It's odd. I used to think of her (affectionately) in the years between spring '63 (which is when I learned of, subscribed to, and acquired all the then-back issues of [i]The Objectivist Newsletter[/]) and fall '68 (which is when I moved to New York City) as "my naive genius." I always did think of her -- and I mean from my first reading of [i]Atlas[/] (June, 1961) -- as lacking in psychological insight. My feeling is that her journal entries analyzing the circumstances with Nathaniel scream out that lack. I feel so sorry across the distance of time for all of the persons involved.
Posted 15 February 2006 - 07:46 PM
I wish with all my heart that her journal entries in the Valliant book had never been published. I shudder at the thought of what an objective (probably not Objectivist) psychologist who approached them cold would make of them. They are both tragic and twisted; they show Rand at her best and her worst -- her best in her desperate determination to understand, her worst in what they reveal about her own psychology, her profound repression, and her manner of dealing with and attempting to understand people And it is the worst that is predominant in these entries. If Leonard truly wanted to protect her, he would never have made them available to Valliant. But I suppose his hatred of Nathaniel and me was stronger than any protectiveness for Ayn that he might feel.Or, perhaps, he truly does not understand what these entries reveal.
And in fact, I doubt that he is truly motivated by concern for Ayn. I have long believed that he has a love-hate relationship with her memory, as he had with the reality of her when she was alive. I say this for many reasons, but the major reason is the following: If one sells one's soul to someone, one can never forgive that person. We can neither forgive nor fully love someone whom we feel has forced us to wipe our self out of existence in her name. Of all the people around Ayn, Leonard was always the most dependent; he scarcely dared to think a thought unless he knew that she would approve of it -- and it's not an accident that it took him twelve years to write The Ominous Parallels. Apart from Ayn's constant demands for substantial changes, she would have been sitting in his mind as he tried to write, a silent editor of every word he put on paper, paralyzing him.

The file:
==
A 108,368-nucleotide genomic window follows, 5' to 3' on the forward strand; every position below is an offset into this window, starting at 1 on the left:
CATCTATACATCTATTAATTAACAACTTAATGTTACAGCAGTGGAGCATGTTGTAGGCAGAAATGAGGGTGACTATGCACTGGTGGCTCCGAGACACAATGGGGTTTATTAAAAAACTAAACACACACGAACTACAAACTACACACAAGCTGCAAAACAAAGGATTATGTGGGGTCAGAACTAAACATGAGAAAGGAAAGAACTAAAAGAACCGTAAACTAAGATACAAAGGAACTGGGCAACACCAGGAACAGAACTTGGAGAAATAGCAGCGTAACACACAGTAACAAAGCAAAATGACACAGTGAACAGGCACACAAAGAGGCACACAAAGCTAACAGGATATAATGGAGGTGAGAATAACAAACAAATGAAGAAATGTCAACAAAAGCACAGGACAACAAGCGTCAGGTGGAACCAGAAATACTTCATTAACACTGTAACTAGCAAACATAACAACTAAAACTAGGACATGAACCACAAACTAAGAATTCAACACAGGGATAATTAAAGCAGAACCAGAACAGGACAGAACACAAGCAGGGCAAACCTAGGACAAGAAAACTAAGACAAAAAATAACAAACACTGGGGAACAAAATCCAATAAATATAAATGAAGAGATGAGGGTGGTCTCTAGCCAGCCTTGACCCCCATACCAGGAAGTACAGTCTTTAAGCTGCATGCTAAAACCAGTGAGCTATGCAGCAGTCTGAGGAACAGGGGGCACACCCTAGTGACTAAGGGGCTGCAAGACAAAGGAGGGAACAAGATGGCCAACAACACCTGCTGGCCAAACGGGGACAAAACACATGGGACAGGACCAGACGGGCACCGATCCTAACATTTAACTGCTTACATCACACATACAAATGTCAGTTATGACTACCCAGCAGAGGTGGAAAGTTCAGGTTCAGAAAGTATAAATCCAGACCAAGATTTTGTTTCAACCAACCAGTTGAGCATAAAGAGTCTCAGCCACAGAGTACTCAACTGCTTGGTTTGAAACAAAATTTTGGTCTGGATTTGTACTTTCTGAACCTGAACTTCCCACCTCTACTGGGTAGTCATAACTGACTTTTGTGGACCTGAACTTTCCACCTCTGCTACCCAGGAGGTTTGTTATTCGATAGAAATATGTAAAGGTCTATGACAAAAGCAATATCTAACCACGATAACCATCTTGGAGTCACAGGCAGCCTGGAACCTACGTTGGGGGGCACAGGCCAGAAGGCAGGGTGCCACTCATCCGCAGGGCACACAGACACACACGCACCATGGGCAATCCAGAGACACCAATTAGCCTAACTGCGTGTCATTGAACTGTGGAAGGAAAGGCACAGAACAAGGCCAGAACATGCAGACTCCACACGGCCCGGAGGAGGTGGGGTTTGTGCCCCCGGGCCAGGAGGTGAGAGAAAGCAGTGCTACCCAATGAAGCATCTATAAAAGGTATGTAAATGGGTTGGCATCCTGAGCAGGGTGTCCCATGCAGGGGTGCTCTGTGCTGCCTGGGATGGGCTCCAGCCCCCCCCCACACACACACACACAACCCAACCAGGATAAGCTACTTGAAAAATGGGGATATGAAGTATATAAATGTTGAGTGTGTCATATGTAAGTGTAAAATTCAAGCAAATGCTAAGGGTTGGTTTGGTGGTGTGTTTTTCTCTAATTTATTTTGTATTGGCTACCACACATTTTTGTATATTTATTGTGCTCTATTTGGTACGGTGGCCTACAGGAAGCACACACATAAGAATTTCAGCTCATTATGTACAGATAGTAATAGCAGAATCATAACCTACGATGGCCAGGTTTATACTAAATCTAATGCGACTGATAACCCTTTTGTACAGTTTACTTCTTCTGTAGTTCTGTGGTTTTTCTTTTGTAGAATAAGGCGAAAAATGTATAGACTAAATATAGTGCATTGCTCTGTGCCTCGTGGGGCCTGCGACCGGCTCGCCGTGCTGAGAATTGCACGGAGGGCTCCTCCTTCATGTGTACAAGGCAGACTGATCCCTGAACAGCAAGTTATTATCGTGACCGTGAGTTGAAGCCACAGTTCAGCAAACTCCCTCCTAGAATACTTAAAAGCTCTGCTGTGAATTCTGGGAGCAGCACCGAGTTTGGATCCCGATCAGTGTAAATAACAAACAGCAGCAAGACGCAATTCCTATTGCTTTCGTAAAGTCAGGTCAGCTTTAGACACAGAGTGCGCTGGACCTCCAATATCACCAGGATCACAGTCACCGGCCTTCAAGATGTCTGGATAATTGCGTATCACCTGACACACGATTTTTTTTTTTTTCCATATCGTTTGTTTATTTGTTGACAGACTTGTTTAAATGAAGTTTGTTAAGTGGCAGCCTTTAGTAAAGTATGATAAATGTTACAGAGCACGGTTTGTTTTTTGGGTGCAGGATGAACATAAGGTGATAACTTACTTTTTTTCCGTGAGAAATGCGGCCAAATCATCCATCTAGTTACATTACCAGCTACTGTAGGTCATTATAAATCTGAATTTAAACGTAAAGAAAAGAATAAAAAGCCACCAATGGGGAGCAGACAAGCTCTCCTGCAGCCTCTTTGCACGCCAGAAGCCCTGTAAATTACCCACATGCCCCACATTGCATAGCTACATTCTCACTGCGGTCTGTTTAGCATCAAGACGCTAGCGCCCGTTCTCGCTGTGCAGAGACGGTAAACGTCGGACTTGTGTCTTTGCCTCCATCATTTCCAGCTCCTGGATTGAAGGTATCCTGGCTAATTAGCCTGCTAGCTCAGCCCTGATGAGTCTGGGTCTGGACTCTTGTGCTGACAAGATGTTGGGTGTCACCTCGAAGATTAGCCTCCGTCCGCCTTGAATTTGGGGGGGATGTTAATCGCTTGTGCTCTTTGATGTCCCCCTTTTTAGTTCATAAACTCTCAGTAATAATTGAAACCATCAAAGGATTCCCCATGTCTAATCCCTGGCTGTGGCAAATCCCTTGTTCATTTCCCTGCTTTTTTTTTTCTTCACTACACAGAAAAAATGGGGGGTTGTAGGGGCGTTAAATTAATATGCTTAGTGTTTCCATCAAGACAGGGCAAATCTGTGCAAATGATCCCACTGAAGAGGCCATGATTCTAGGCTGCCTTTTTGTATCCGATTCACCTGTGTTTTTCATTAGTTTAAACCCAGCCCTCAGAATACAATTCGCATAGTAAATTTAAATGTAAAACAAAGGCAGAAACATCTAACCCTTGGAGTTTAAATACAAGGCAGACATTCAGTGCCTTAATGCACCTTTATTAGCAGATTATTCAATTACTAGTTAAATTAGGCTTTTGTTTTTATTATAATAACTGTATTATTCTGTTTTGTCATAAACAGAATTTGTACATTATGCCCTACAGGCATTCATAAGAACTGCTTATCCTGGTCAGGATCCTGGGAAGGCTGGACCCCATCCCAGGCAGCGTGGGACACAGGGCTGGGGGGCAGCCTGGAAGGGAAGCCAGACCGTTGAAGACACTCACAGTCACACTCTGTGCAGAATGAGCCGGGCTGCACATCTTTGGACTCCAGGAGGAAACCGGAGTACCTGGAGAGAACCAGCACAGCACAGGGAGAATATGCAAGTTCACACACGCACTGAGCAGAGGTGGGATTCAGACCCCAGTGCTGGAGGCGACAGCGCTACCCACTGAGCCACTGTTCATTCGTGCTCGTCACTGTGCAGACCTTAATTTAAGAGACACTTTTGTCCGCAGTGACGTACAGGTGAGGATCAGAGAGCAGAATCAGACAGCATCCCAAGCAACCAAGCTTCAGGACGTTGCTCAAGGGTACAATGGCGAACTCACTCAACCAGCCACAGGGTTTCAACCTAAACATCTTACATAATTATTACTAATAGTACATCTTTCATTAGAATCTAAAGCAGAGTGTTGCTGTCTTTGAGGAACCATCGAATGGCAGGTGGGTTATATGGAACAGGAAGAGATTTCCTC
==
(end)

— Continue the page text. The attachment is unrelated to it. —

I remember once that he came to me with a problem, as he often did, knowing that I would not report our discussion -- (which I never did, until now, when all my concern for him has vanished with the viciousness of the attacks on me which he has sanctioned and probably promoted.) He was very upset that evening, and he said: "When I watch television, or see a play, or read a book, or listen to music, I feel nothing at all; I have no emotional reaction, I'm dead inside, because I don't know what I should feel." This is the kind of thing I meant when I said that Ayn lived inside his mind.
And his praise of her went too far. Granted, we all bought into the "Ayn Rand is beyond reproach" theory -- although one or two of us had signficant doubts of this at times -- but Leonard bought it wholly, no matter what her demands or her furies. In his mind, she was perfect; and if ever he didn't understand the form her perfection sometimes took, the fault had to be his. This kind of adulation, like his intellectual and emotional subordination, represented a danger to his positive feelings for her.